How Do You Die In a Sinking Submarine? Part 1 - Carson
How Do You Die In a Sinking Submarine? Part 2 - The Vanguard

Davis still needs a new vision

Back in December 2020, some members of the successful 2020 No on DISC campaign got together and articulated what they felt was a new and better vision for Davis.  With the apparent defeat of DiSC 2022 as Measure H, currently showing a 63.52% "No" vote, I thought I would pull it out again.  I think our vision and much of what we wrote here remains pertinent , including an all-too-prescient prediction that:

"the developers will try to bring back DISC with minor changes and spend another quarter of a million dollars in the hopes of gaining just enough new votes to change the outcome of the election.  What the election vote shows is that such an attempt would be a mistake.  The project proposal was fundamentally flawed and a few more bells and whistles wouldn’t change that."

We did not, however, expect that the developer would spend significantly more than half a million dollars, and still lose.  It is to Davisites' credit that we still saw that this was a bad project delivered through a bad process (including an inappropriate developer-funded lawsuit, spearheaded by a sitting Councilmember).

I hope our op-ed stimulates you to think about an alternative path for Davis.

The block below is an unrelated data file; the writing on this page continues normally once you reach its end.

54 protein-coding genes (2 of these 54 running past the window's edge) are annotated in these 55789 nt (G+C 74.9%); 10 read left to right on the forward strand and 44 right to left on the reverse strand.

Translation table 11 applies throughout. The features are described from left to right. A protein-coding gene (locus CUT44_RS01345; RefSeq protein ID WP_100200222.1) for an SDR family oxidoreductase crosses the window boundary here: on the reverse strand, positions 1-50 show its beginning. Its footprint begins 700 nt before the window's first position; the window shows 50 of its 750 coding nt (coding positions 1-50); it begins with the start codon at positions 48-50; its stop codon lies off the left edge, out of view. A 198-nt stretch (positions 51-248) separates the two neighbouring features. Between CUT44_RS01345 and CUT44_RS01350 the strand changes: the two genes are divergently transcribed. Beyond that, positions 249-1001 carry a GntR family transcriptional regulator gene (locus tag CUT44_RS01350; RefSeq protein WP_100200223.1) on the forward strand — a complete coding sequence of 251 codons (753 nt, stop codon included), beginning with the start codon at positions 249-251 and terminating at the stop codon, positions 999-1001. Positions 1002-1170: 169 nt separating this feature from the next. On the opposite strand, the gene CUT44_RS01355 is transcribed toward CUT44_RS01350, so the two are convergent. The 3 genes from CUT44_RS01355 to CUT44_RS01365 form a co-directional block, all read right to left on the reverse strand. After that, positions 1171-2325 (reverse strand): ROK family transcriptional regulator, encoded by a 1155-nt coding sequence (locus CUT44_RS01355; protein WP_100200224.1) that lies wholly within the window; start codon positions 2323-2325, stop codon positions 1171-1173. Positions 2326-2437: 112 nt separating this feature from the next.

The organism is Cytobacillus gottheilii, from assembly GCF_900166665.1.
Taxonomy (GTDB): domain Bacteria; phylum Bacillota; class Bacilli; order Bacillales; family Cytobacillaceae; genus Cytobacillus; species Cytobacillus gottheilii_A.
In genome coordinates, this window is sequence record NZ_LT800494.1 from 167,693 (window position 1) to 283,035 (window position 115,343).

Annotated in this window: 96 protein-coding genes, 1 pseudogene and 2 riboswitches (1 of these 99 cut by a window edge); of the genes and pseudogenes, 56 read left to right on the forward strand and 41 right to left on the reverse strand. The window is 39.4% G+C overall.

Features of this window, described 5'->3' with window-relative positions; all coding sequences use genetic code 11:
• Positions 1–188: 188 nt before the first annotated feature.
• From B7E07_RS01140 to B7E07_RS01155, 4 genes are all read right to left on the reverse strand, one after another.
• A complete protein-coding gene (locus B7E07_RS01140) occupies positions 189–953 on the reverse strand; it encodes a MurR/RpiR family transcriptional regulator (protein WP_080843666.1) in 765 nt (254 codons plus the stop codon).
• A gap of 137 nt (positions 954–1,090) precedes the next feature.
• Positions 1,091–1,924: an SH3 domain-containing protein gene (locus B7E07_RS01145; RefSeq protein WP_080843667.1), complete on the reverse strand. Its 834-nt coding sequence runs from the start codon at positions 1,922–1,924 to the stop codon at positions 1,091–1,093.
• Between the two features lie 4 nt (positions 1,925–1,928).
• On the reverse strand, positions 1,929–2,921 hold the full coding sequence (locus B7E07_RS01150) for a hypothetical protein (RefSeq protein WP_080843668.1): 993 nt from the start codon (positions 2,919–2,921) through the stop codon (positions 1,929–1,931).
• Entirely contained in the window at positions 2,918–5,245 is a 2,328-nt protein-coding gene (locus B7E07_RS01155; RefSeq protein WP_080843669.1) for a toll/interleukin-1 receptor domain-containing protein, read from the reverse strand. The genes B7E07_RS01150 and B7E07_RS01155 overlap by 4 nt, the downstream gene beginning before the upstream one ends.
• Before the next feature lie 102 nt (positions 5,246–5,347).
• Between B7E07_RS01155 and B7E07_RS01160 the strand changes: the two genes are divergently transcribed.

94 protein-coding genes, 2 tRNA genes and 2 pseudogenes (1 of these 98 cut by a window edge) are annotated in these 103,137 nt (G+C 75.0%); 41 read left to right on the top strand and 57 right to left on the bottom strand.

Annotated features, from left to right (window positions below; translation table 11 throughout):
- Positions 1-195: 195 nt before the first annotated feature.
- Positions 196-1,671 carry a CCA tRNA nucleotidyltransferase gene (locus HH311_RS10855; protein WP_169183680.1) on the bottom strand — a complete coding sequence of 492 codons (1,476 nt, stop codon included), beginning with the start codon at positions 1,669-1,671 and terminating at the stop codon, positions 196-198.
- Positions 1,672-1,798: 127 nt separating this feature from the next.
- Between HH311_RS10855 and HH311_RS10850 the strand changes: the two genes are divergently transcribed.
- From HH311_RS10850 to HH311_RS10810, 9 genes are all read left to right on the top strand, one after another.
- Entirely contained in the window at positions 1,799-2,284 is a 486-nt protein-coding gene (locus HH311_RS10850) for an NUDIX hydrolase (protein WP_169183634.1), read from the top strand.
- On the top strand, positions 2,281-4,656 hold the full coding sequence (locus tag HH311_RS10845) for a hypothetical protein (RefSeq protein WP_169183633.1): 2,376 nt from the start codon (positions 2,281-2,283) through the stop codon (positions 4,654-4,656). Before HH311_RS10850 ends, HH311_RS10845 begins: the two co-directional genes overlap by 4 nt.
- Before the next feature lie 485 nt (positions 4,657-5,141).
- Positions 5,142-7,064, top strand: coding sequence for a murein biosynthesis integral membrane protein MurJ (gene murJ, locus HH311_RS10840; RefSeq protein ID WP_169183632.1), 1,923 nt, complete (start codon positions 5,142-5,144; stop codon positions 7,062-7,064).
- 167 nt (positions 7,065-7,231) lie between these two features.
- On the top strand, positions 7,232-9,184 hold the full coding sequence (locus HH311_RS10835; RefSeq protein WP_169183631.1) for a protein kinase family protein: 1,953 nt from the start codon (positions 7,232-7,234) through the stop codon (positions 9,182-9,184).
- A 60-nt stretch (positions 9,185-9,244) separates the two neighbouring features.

-RLM

The Failure of Measure B Suggests a New Vision Is Needed
Originally posted December 12, 2020
https://www.davisite.org/2020/12/the-failure-of-measure-b-suggests-a-new-vision-is-needed-.html

West from Rd 30B - Sac skylineBy Roberta Millstein, Pam Gunnell, Nancy Price, Alan Pryor, and Colin Walsh

Measure B – the measure that proposed a 200-acre business park and housing development outside of the Mace Curve – failed at the polls.  The defeat comes with official Yolo County returns showing that 16,458 people, or 52% of voters, said “no” to the project.  In Mace Ranch and Wildhorse, 60% of voters opposed the project.

This is a remarkable result considering that the No on B campaign was outspent by over 14 to 1.  As of October 28, Yes on B had spent $258,919 between when B was put on the ballot in July and the election in November, while No on B had spent $18,149.  The No on B campaign, composed solely of volunteer Davis citizens, created its own literature, designed its own sign and other graphics, was active on social media, and, to the extent possible during COVID, pounded the pavement distributing flyers to let Davisites know about the negative impacts that this project would bring.  It was a true grassroots effort.  There were no paid designers, no paid consultants, no multiple glossy mailers, and no push-polls to gather information on what messages would sell.  Opponents also could not table at the Farmers Market due to COVID restrictions, normally the bread and butter of a campaign lacking deep pocket donors to finance getting its message out.